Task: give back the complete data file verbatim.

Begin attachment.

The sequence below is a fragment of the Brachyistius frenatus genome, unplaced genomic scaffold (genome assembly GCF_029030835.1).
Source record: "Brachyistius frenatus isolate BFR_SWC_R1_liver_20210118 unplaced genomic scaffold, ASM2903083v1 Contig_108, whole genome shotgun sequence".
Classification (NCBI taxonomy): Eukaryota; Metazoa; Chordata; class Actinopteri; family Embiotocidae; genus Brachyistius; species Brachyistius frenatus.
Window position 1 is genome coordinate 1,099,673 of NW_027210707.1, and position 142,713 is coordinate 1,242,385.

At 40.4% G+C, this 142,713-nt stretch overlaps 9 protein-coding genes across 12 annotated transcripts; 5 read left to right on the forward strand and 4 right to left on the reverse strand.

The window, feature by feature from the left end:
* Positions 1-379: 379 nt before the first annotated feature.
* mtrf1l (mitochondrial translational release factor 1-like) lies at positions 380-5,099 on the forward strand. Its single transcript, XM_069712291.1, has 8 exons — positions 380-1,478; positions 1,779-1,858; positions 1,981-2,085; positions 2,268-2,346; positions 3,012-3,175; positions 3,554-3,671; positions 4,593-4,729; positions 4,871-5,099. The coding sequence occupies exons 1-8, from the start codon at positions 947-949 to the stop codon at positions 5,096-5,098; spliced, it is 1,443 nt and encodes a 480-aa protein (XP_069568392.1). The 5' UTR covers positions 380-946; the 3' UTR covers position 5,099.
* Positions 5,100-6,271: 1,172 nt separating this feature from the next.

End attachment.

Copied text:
The sequence below is a fragment of the Brachyistius frenatus genome, unplaced genomic scaffold (genome assembly GCF_029030835.1).
Source record: "Brachyistius frenatus isolate BFR_SWC_R1_liver_20210118 unplaced genomic scaffold, ASM2903083v1 Contig_108, whole genome shotgun sequence".
Classification (NCBI taxonomy): Eukaryota; Metazoa; Chordata; class Actinopteri; family Embiotocidae; genus Brachyistius; species Brachyistius frenatus.
Window position 1 is genome coordinate 1,099,673 of NW_027210707.1, and position 142,713 is coordinate 1,242,385.

At 40.4% G+C, this 142,713-nt stretch overlaps 9 protein-coding genes across 12 annotated transcripts; 5 read left to right on the forward strand and 4 right to left on the reverse strand.

The window, feature by feature from the left end:
* Positions 1-379: 379 nt before the first annotated feature.
* mtrf1l (mitochondrial translational release factor 1-like) lies at positions 380-5,099 on the forward strand. Its single transcript, XM_069712291.1, has 8 exons — positions 380-1,478; positions 1,779-1,858; positions 1,981-2,085; positions 2,268-2,346; positions 3,012-3,175; positions 3,554-3,671; positions 4,593-4,729; positions 4,871-5,099. The coding sequence occupies exons 1-8, from the start codon at positions 947-949 to the stop codon at positions 5,096-5,098; spliced, it is 1,443 nt and encodes a 480-aa protein (XP_069568392.1). The 5' UTR covers positions 380-946; the 3' UTR covers position 5,099.
* Positions 5,100-6,271: 1,172 nt separating this feature from the next.